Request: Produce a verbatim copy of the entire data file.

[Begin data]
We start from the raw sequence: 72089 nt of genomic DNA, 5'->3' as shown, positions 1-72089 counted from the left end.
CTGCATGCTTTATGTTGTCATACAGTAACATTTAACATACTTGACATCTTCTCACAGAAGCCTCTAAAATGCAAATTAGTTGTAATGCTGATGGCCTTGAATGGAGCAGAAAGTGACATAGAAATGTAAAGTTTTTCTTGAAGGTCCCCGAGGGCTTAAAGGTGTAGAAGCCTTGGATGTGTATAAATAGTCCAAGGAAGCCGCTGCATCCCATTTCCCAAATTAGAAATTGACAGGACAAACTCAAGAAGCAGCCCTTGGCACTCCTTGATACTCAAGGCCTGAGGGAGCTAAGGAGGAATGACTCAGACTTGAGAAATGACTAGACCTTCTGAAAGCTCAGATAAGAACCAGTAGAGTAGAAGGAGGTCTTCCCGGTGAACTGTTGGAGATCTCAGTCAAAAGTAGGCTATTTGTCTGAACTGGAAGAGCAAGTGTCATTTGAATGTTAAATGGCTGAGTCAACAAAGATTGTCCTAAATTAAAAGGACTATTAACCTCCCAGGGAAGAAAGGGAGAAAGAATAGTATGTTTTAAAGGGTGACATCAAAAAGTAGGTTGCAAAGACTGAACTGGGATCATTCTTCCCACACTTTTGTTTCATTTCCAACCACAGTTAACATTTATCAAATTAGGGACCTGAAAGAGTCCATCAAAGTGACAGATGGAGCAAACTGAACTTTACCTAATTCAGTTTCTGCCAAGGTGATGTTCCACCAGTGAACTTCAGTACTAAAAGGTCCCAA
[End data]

We start from the raw sequence: 72089 nt of genomic DNA, 5'->3' as shown, positions 1-72089 counted from the left end.
CTGCATGCTTTATGTTGTCATACAGTAACATTTAACATACTTGACATCTTCTCACAGAAGCCTCTAAAATGCAAATTAGTTGTAATGCTGATGGCCTTGAATGGAGCAGAAAGTGACATAGAAATGTAAAGTTTTTCTTGAAGGTCCCCGAGGGCTTAAAGGTGTAGAAGCCTTGGATGTGTATAAATAGTCCAAGGAAGCCGCTGCATCCCATTTCCCAAATTAGAAATTGACAGGACAAACTCAAGAAGCAGCCCTTGGCACTCCTTGATACTCAAGGCCTGAGGGAGCTAAGGAGGAATGACTCAGACTTGAGAAATGACTAGACCTTCTGAAAGCTCAGATAAGAACCAGTAGAGTAGAAGGAGGTCTTCCCGGTGAACTGTTGGAGATCTCAGTCAAAAGTAGGCTATTTGTCTGAACTGGAAGAGCAAGTGTCATTTGAATGTTAAATGGCTGAGTCAACAAAGATTGTCCTAAATTAAAAGGACTATTAACCTCCCAGGGAAGAAAGGGAGAAAGAATAGTATGTTTTAAAGGGTGACATCAAAAAGTAGGTTGCAAAGACTGAACTGGGATCATTCTTCCCACACTTTTGTTTCATTTCCAACCACAGTTAACATTTATCAAATTAGGGACCTGAAAGAGTCCATCAAAGTGACAGATGGAGCAAACTGAACTTTACCTAATTCAGTTTCTGCCAAGGTGATGTTCCACCAGTGAACTTCAGTACTAAAAGGTCCCAA